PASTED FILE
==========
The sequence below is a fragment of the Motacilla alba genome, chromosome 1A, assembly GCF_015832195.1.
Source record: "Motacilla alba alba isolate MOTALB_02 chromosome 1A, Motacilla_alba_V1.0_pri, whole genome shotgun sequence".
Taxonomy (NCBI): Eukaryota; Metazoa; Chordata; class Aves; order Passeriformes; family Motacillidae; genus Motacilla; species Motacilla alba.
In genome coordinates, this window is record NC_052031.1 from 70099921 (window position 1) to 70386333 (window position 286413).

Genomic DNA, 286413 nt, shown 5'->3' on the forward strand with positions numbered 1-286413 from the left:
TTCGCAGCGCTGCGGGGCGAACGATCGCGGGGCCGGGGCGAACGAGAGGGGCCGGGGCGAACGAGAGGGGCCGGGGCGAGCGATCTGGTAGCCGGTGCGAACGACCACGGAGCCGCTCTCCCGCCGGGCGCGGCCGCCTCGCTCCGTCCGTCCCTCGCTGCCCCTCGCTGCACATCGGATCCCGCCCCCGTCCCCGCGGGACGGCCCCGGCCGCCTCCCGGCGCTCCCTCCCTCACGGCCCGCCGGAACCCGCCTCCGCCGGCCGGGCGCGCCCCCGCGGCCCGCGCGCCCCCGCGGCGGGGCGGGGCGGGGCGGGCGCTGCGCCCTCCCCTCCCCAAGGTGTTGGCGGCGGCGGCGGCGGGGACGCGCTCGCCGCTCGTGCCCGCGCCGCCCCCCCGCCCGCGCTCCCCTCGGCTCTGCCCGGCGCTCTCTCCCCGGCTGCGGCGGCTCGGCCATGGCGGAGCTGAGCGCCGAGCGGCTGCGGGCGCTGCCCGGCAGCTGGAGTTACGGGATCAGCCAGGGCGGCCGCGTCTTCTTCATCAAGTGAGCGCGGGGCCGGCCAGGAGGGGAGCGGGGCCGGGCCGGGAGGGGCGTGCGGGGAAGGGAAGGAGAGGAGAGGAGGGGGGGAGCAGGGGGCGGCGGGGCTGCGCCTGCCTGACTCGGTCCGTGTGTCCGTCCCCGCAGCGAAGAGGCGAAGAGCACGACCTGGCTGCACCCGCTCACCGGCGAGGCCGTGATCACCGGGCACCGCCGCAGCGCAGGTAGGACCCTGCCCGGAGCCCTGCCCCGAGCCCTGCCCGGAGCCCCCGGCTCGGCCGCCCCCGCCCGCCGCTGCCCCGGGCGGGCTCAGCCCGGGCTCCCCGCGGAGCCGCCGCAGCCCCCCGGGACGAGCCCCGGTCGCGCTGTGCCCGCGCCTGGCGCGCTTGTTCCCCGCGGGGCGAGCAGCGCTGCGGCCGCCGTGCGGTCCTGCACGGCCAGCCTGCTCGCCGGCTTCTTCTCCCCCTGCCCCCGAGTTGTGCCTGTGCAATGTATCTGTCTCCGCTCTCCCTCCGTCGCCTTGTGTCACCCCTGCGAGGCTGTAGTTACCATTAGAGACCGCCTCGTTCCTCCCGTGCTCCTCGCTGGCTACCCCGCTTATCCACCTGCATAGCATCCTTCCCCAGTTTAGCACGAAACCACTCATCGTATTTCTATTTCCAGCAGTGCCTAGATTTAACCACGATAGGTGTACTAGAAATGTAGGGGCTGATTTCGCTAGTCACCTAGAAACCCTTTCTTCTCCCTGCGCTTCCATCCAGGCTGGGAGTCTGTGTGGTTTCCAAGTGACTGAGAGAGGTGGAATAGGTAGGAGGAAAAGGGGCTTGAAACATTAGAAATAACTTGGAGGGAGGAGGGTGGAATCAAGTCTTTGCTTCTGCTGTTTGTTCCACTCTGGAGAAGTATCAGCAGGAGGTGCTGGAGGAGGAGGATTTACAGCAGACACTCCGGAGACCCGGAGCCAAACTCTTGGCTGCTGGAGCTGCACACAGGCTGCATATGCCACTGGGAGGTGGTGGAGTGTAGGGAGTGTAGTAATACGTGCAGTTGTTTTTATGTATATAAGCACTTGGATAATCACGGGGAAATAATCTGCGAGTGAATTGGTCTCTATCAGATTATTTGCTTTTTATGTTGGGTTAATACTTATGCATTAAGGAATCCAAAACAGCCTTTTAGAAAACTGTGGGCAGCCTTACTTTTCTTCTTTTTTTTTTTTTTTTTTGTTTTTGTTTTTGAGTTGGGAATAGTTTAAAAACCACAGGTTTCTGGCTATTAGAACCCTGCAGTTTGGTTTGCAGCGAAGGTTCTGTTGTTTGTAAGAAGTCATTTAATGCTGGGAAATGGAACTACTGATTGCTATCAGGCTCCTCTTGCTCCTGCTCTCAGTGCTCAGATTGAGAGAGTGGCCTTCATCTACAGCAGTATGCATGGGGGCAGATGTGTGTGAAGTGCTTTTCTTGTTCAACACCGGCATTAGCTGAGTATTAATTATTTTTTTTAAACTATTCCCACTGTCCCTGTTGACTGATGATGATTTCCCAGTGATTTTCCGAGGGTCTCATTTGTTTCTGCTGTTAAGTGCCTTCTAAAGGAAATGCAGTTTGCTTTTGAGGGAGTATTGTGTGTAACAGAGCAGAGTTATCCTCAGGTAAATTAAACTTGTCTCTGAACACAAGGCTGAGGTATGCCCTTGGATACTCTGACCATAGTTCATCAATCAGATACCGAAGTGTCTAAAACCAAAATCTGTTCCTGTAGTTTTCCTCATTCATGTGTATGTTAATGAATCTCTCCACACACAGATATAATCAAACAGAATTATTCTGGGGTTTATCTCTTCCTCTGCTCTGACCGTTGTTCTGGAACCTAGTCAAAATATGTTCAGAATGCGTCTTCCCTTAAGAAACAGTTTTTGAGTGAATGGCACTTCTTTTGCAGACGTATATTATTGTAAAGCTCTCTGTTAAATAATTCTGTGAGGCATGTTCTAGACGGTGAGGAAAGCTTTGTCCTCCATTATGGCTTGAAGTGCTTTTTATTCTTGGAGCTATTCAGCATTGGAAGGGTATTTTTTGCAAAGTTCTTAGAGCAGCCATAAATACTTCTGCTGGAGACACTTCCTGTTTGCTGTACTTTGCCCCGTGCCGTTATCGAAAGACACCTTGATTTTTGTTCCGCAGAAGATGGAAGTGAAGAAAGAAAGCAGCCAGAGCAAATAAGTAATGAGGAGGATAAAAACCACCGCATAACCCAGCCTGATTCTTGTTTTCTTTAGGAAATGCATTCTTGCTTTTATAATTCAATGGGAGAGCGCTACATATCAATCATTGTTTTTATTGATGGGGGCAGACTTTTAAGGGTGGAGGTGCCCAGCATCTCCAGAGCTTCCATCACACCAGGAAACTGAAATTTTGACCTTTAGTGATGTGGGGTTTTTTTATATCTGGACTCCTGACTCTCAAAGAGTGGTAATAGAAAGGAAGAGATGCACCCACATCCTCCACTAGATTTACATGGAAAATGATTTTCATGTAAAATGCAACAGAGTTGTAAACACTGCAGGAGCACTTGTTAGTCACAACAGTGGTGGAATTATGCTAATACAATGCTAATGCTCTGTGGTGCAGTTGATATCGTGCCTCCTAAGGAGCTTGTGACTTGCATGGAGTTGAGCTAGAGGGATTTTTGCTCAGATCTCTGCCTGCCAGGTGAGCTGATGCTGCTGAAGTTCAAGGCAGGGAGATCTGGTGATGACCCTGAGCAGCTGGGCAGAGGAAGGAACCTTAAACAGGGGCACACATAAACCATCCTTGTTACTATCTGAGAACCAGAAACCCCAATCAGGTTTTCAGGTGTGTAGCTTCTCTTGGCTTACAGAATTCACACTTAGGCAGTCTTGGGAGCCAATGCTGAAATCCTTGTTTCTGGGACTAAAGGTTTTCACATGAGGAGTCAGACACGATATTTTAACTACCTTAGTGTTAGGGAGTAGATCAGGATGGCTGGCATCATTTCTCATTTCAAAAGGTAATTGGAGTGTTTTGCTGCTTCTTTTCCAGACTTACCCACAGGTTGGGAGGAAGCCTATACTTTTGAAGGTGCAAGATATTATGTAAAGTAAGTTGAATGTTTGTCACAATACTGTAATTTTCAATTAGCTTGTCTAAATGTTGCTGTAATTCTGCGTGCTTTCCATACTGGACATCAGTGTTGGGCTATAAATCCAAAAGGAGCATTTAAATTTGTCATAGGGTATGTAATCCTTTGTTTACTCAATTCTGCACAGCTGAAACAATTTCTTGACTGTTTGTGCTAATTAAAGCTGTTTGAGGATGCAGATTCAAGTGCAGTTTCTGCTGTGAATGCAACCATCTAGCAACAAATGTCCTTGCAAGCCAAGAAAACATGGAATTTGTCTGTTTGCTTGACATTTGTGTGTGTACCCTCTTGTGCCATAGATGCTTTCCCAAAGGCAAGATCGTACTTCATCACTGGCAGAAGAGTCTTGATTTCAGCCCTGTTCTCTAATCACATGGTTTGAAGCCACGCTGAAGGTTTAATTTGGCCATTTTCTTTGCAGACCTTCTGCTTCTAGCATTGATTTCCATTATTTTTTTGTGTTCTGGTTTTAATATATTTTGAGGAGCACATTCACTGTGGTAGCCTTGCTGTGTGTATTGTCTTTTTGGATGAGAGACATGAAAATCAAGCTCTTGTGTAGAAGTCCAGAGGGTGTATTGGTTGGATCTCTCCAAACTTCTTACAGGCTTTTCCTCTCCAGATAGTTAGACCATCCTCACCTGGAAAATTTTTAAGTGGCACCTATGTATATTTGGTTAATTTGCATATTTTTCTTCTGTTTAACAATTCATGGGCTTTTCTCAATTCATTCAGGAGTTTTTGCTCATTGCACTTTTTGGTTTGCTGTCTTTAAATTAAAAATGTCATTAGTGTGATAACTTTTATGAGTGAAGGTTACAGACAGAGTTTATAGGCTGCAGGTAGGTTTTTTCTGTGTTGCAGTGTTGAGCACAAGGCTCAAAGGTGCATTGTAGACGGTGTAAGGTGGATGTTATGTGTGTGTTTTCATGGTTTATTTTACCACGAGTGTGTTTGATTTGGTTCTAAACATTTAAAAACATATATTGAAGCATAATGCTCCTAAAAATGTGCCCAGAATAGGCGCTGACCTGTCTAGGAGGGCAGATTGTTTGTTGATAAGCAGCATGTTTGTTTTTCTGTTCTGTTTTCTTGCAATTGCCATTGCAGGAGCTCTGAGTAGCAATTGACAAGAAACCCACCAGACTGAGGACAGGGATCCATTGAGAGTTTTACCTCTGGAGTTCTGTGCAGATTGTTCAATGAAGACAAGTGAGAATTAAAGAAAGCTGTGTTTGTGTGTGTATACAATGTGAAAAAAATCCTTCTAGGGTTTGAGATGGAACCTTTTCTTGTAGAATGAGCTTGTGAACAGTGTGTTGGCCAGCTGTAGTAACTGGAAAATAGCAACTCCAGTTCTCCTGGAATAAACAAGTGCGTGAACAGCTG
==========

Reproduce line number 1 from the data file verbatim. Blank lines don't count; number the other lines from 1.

The sequence below is a fragment of the Motacilla alba genome, chromosome 1A, assembly GCF_015832195.1.